Matthew Roberts

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The map as shown was never intended to show patented sections or quarter sections. I don't know who jumped to that conclusion.

What it shows is merely who was living on the Quarter sections approximately in the year 1868 - 1870. Nothing more.

The 1889 law concerning use of and patent rights to Section 16 throughout Arizona is dated 21 years after Jacob Waltz was living on the section 16 quarter section.

I don't believe anyone ever said Waltz received a patent for the quarter section he was living on.
 

Clay Diggins

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The map as shown was never intended to show patented sections or quarter sections. I don't know who jumped to that conclusion.

What it shows is merely who was living on the Quarter sections approximately in the year 1868 - 1870. Nothing more.

The 1889 law concerning use of and patent rights to Section 16 throughout Arizona is dated 21 years after Jacob Waltz was living on the section 16 quarter section.

I don't believe anyone ever said Waltz received a patent for the quarter section he was living on.
Maybe you should read the original post by OroBlanco where he clearly states that Jacob Waltz received a patent.

T1N 3E Jacob Waltz SE 1/4 of Section 16
Strange title for a map that doesn't show any patent sections or quarter sections.. Seems to be mimicking a Master Title Plat of ownership right down to the format and title. Kinda makes me wonder what the source of this "knowledge" might be and what purpose it would serve. Did you make the map?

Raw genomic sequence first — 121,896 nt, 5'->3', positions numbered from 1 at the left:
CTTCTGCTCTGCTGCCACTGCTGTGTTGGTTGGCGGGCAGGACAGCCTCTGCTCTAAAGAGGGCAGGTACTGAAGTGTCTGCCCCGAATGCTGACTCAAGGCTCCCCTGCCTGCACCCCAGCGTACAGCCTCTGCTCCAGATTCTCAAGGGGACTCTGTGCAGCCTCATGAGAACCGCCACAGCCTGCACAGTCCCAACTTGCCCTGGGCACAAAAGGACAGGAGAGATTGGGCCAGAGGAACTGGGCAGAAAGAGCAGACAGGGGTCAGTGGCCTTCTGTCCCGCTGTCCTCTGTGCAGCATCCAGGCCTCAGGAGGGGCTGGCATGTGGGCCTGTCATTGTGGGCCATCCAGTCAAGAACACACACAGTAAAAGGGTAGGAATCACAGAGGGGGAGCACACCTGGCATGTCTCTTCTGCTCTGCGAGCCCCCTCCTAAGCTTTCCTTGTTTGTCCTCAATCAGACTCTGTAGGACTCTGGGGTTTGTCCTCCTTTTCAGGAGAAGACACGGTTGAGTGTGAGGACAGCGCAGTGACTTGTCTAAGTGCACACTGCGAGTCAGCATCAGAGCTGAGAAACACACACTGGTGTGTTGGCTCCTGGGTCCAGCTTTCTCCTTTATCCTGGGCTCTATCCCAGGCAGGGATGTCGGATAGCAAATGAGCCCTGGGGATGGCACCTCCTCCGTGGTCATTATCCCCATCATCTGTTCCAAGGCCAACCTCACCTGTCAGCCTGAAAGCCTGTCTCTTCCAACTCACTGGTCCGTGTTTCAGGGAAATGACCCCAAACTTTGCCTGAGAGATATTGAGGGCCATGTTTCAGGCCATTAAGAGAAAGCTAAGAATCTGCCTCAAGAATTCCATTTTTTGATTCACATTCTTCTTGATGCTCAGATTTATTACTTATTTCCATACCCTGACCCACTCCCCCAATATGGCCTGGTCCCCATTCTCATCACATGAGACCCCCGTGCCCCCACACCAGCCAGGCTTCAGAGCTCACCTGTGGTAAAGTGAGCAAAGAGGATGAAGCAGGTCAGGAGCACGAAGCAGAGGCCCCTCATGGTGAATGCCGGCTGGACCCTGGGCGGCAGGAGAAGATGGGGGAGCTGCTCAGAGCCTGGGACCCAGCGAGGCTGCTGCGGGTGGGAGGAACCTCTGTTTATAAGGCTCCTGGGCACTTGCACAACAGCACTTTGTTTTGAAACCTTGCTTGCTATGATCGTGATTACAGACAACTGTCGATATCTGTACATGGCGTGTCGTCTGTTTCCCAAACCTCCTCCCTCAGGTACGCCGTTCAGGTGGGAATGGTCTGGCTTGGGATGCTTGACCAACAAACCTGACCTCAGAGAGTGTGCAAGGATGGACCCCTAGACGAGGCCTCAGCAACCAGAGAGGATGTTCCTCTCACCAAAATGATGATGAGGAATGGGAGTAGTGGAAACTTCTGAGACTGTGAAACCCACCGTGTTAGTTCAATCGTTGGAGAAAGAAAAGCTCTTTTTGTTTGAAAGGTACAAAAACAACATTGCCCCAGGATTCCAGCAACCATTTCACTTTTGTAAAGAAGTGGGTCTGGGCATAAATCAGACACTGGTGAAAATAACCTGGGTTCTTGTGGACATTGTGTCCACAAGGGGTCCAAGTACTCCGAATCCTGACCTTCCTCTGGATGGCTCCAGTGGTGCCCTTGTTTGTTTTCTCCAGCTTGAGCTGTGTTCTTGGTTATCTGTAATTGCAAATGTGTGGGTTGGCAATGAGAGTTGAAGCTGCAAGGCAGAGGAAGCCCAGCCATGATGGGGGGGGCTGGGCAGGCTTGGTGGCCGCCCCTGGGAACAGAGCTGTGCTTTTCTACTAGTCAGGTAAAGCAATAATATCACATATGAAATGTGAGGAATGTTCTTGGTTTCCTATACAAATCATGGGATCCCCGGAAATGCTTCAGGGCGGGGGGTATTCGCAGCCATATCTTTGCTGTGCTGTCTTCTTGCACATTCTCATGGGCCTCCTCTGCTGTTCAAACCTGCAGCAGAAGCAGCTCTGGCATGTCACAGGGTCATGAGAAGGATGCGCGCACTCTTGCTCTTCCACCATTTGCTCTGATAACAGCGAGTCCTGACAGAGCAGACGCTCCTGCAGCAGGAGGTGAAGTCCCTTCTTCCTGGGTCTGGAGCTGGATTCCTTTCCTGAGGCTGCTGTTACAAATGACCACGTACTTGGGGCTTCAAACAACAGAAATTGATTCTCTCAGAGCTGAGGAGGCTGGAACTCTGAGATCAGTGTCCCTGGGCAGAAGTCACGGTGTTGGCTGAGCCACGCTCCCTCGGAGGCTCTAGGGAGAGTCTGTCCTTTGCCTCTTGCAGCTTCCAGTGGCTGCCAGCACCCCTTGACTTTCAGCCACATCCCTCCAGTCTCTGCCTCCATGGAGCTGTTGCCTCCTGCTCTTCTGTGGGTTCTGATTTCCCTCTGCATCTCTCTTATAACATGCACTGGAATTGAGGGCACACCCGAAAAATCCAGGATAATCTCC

Also the map is bogus on several accounts - to begin with nobody lived on any of those "quarter sections" in 1868 because the survey had not been published until the end of that year. The survey did not include quarter Sections as only the Section lines were surveyed. The locations of all the major land owners, including Phoenix Township is wrong by anywhere from 1/2 mile to two miles... but it does have a North arrow. Not exactly a map to rely on especially since the factual information is freely available.

You could have looked this up. I gave you the links to complete your research. Maybe next time?:thumbsup:
 
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Matthew Roberts

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Maybe you should read the original post by OroBlanco where he clearly states that Jacob Waltz received a patent.

T1N 3E Jacob Waltz SE 1/4 of Section 16
Strange title for a map that doesn't show any patent sections or quarter sections.. Seems to be mimicking a Master Title Plat of ownership right down to the format and title. Kinda makes me wonder what the source of this "knowledge" might be and what purpose it would serve. Did you make the map?